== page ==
With the Galaxy S8 looming, will life be good for Korea’s second-most dominant smartphone manufacturer?
This past Sunday saw the unveiling of LG’s latest flagship smartphone, predictably called the LG G6. The phone has a full aluminum chassis (unlike its predecessor, whose frame was metal but had an outermost layer of plastic), three different generations of Gorilla Glass, and a 5.7-inch 2:1 screen with HDR support.
In an interview with The Investor, LG Mobile president Cho Juno said “preparations for the G6 [were started] more than six months earlier than usual,” and that LG “have also secured enough products to sell this time,” in reference to the shortage of LG G5 devices at launch. (The shortage went largely unreported due to poor sales figures for the G5; no one will notice that your phone is out of stock if no one wants to buy your phone).
LG claims that the G6 has been “tailored to fit in one hand” and the dimensions of the phone in comparison to other flagships support this claim: the G6 is 71.9mm wide, narrower than the iPhone 7 Plus (77.9mm) and the Galaxy S7 Edge (72.6mm). The 2:1 aspect ratio of the handset can be thanked for this feat. The major downside to this uncommonly tall smartphone is a potential lack of ergonomics due to screen height.
"The G6 will support split-screen multitasking at launch due to its Android Nougat software."
But the G6’s 2880 x 1440 resolution may be both a curse and a blessing. Having a screen twice as tall as it is wide lends itself to split-screen multitasking, which the G6 will support at launch due to its Android Nougat software. Those 320 additional vertical pixels will enable all apps on the G6, both split-screen and full screen, to display more information at a given time and require less scrolling. In a world where nearly two billion people are scrolling through Facebook, less scrolling has an immediate benefit to most consumers.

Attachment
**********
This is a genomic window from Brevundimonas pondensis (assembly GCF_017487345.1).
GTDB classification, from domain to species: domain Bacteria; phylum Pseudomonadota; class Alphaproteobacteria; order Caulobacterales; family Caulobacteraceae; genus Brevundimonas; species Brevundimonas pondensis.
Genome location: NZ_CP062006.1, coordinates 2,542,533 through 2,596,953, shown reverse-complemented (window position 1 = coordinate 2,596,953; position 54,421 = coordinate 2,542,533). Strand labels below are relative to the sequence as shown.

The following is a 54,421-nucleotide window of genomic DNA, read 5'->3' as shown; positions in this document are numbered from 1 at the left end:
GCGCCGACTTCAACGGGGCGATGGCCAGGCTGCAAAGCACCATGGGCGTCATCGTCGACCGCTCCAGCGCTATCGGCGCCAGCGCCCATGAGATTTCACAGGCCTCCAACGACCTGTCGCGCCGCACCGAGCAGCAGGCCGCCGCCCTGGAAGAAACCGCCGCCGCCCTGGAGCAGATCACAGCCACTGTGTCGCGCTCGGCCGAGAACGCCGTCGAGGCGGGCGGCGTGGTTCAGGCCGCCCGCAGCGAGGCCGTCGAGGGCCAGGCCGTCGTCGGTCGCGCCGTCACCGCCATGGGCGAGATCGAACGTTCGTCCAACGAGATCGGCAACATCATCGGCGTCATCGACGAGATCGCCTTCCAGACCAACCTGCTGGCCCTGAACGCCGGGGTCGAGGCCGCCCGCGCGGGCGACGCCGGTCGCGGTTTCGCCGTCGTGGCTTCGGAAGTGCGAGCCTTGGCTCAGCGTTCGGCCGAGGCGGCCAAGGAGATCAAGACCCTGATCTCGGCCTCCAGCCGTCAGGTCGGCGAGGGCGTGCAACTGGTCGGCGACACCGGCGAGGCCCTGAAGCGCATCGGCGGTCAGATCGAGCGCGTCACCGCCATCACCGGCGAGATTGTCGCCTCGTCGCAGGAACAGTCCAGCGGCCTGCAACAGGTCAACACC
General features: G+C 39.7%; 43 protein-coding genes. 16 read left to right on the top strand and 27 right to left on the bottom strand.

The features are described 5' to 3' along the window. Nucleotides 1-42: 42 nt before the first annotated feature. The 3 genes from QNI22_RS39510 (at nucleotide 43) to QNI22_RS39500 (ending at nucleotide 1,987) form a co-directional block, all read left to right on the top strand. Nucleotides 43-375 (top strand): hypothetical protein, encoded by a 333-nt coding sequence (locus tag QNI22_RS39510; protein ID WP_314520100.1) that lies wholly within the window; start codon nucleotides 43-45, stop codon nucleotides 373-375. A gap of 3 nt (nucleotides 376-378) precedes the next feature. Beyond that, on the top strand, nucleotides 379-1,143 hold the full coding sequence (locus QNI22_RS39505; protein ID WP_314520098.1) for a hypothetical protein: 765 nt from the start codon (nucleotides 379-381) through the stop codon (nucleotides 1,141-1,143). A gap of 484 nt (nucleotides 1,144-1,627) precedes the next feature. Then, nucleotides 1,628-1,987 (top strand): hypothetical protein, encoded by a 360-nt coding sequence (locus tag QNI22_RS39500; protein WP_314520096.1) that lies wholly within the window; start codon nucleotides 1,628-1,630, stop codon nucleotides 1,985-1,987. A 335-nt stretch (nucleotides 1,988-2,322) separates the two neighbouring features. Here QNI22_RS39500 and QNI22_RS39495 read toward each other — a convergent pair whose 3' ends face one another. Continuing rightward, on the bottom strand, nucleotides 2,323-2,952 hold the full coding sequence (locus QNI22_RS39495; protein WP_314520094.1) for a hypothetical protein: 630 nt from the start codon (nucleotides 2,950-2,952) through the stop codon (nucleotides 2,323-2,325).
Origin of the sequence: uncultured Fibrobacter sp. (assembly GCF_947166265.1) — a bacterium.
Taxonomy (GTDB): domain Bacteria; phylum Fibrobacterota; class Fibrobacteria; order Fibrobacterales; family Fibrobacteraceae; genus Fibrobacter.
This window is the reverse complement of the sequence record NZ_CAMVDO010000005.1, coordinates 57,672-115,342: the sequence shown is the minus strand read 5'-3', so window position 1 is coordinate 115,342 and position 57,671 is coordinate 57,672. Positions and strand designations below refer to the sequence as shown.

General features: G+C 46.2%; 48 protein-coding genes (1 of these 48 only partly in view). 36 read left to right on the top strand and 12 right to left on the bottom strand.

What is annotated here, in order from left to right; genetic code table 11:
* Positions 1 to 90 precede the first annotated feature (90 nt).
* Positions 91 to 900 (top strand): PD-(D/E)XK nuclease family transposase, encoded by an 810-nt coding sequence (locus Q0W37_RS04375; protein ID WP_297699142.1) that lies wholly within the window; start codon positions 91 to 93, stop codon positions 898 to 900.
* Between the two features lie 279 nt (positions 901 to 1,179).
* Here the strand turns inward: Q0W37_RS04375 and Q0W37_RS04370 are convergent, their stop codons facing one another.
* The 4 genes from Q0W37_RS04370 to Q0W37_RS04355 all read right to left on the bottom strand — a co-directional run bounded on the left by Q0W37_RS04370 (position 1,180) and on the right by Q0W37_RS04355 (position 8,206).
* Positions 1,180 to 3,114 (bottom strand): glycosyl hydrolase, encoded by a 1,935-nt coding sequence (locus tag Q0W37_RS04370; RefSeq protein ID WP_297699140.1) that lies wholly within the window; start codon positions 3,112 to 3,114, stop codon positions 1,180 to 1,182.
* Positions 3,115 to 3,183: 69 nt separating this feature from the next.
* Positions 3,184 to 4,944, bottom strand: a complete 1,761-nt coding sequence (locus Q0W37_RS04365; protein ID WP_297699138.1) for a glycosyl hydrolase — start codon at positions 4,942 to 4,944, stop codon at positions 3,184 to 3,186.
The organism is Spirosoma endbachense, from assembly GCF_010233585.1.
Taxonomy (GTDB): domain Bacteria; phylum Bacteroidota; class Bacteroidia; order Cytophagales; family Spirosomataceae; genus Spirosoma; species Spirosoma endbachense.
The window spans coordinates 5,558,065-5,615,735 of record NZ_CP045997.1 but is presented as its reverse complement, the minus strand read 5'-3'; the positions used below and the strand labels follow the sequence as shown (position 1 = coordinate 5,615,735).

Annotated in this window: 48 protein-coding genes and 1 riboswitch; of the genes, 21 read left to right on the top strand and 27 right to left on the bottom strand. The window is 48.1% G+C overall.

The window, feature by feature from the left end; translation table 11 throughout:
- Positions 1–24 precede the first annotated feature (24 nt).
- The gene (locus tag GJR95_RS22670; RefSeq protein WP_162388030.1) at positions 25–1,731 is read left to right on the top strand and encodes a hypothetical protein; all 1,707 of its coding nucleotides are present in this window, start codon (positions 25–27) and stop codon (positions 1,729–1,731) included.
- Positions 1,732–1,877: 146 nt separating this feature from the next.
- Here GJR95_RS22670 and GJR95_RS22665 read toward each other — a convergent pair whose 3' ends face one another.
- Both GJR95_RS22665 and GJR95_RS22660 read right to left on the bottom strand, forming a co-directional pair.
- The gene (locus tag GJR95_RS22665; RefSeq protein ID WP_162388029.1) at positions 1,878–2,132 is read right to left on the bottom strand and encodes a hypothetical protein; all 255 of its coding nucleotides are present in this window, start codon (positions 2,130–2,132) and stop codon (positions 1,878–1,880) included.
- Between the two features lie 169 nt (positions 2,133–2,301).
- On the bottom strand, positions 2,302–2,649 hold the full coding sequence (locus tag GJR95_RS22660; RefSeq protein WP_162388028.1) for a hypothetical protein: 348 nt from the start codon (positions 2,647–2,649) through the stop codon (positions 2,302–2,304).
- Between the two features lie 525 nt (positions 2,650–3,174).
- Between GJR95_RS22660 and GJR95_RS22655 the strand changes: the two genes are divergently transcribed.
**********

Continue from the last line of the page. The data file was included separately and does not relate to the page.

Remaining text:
A Korean reporter named Jaepil Choi, writing for IT news website Etnews, broke a story three days prior to the G6 launch event claiming that the G6 will released on March tenth. We’ll know in a week whether this prediction was based in fact. What makes the claim interesting is that it doesn’t jibe with the release date of the prior two G-Series phones: April twenty-ninth and twenty-third for the G4 and G5, respectively. If Choi is to be believed, this change signifies a sense of urgency on the part of LG. Releasing their new flagship a month-and-a-half early will be a way to get out in front of fellow Korean tech giant Samsung and their much-anticipated Galaxy S8.